The Purpose of Training

You can’t sing fully if your voice isn’t strong. Yelling is not a good way to develop true vocal strength.

Loudness alone is not a sign of enduring, sustained strength. Strong voices can be loud, or not. A strong voice can do things a weak voice just can’t manage.

A strong voice can handle a lot of exhalation pressure without being breathy (due to firm closure of the vocal folds) and a strong voice can express a great deal of powerful emotion without being overwhelmed. A strong voice can get quiet easily without falling apart.

Generally one can’t develop full energized vocal strength without training. Strength is what allows a voice to be undistorted, unconstricted and unmanipulated. It is rare that such strength can be cultivated by self-training alone. Natural talent can take a person a long way, but it will never do what training does. Training makes up for the lacks that are inherent in all voices. Just as someone who is a very good, coordinated natural dancer is not capable of being a prima ballerina without years of diligent training, someone with a nice voice who is a good natural singer, who has had no formal vocal training, will never be capable of doing the things that someone with years of training does.

And, someone with a great deal of training may not sound like they have training, which, in a certain way, is the point. They might have certain vocal skills but only use them when they choose to, and at other times, keep them “under cover”.

A well-trained cultivated voice has many characteristics. What are they? You would be surprised to know that many people, even those who teach, have no clue.

A well-trained cultivated voice spans at least an octave and a half, but more likely at least two octaves. It can be that it covers more than three, or maybe even four. It can go from pianissimo to fortissimo through at least 3/4 of that range. It produces undistorted OR modified vowels (as needed) and clear consonants. It has (or can have) even vibrato or produce a straight tone (as needed). It can also be breathy or nasal for expressive purposes (as needed in some styles). It is recognizable as being itself (unique) but is consistent, even and under control, all the while being free (not constricted or strained). It is generally pleasant but can make “unpleasant” sounds (as needed). It is not consistently distorted, swallowed, strangled, nasal, harsh, caught, pinched, stiff, grating, muddy or any of a thousand other not nice descriptions. It expresses true, deeply felt emotion without unnecessary effort and it handles various kinds of stressors (that means mild illness, environmental disturbances, and professional demands) without undue problems under most circumstances. The vocalist does not need to make any strange faces or movements, aside from moving the mouth, jaw and face. And, the person singing belongs to, likes and is happy with the sound.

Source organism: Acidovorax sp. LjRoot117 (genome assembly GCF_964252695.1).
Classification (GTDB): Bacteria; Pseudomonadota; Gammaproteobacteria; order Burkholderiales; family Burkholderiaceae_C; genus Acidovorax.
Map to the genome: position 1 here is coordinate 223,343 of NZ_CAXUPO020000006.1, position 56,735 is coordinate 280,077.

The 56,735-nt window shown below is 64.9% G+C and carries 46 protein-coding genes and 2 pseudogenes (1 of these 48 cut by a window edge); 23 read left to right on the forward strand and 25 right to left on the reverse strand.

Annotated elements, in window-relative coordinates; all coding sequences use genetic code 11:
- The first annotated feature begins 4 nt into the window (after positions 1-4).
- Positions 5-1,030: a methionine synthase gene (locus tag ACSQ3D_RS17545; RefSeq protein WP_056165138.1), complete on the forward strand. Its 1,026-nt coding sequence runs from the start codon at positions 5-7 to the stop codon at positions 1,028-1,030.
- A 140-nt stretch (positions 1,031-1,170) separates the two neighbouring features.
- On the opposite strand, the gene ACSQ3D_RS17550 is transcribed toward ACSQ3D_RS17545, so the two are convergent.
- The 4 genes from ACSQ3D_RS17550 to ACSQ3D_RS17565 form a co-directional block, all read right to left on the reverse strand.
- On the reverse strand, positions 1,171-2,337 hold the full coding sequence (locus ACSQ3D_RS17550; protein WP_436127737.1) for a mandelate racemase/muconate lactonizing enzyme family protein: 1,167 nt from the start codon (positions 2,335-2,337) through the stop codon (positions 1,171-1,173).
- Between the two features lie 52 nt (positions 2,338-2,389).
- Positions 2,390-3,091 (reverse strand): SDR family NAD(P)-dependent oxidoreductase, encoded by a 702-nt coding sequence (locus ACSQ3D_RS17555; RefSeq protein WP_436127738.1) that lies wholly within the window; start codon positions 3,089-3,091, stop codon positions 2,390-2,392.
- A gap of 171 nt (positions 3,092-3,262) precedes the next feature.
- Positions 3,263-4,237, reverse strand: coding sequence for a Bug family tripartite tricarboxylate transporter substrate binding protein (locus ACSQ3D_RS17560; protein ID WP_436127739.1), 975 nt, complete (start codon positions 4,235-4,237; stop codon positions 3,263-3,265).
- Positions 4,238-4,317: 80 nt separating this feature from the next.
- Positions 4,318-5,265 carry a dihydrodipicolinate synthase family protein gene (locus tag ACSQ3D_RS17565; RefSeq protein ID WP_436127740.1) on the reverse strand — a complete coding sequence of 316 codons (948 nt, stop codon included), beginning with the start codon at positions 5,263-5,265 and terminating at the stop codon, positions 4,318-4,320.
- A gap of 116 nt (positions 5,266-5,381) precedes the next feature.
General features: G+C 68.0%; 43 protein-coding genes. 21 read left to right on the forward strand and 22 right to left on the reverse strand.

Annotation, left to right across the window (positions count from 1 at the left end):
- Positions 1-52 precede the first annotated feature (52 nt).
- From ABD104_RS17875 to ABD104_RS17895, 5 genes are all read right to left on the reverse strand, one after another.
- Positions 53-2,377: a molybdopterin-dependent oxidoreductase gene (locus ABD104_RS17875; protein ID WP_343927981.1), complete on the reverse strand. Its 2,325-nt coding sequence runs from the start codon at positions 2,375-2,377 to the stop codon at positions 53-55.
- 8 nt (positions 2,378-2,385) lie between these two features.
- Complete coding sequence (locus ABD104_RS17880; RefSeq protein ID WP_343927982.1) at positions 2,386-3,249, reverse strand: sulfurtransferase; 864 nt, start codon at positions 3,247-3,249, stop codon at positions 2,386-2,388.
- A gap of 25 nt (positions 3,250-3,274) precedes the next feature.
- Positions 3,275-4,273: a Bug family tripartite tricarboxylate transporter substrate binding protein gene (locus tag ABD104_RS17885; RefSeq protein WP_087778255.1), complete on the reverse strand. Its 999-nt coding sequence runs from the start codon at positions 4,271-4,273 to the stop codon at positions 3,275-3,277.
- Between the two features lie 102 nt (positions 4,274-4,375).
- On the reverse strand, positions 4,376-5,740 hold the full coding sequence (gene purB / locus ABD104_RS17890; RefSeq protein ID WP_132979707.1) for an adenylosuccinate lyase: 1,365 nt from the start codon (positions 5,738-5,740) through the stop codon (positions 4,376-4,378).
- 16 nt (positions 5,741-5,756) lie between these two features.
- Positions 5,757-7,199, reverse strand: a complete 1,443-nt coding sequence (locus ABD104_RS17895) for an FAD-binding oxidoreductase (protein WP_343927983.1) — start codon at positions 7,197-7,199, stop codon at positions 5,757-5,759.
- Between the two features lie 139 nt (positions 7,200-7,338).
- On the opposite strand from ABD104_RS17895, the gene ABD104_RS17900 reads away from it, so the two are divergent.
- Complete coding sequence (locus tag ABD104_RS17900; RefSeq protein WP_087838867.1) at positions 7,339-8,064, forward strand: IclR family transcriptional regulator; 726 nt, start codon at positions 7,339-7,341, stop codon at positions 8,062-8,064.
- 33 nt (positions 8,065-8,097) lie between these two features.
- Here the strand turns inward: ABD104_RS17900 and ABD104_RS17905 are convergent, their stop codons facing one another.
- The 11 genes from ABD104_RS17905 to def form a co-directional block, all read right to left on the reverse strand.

It may also be that the voice can sing comfortably in many styles. That is an asset, not a requirement.

I have not ever met anyone in almost 40 years of teaching singing who could do all of these things equally and easily without training. The list above does not include any of the other factors that a trained voice is supposed to handle that have to do with performance such as knowing how to do ornaments, melismas, colorations, and things that require musical virtuosity like rapid scales, staccati, arpeggios, crescendo to descrescendo, etc. It does not include linguistic things, or factors involving the use of microphones and amplifiers, or being on a stage in various kinds of venues. There are many things that are not included that have an impact on vocal capacity and ability that are not, on their own, vocal skills, but they matter, too.

You can sing and have a career if your voice doesn’t fit into this description and you can, of course, be a very good vocalist without having all these capabilities. That is a different subject. Singing does not fit into only one box, but, if you do not understand the purpose of training (and many people do not) you certainly cannot understand why, regardless of what you want to do with your voice (including professional speech), it would be necessary.

Many years ago, while I was still in high school, my mother attended a social function at which she sat near another woman whom she did not know. They ended up speaking, as mothers do, about their daughters. My mother was very proud that my father was paying for expensive singing lessons (a true sacrifice on their part). When the topic of singing came up my mother mentioned that I was studying singing. The other woman replied “Oh, that’s too bad. My daughter is so good she doesn’t need training”. My mother just smiled.

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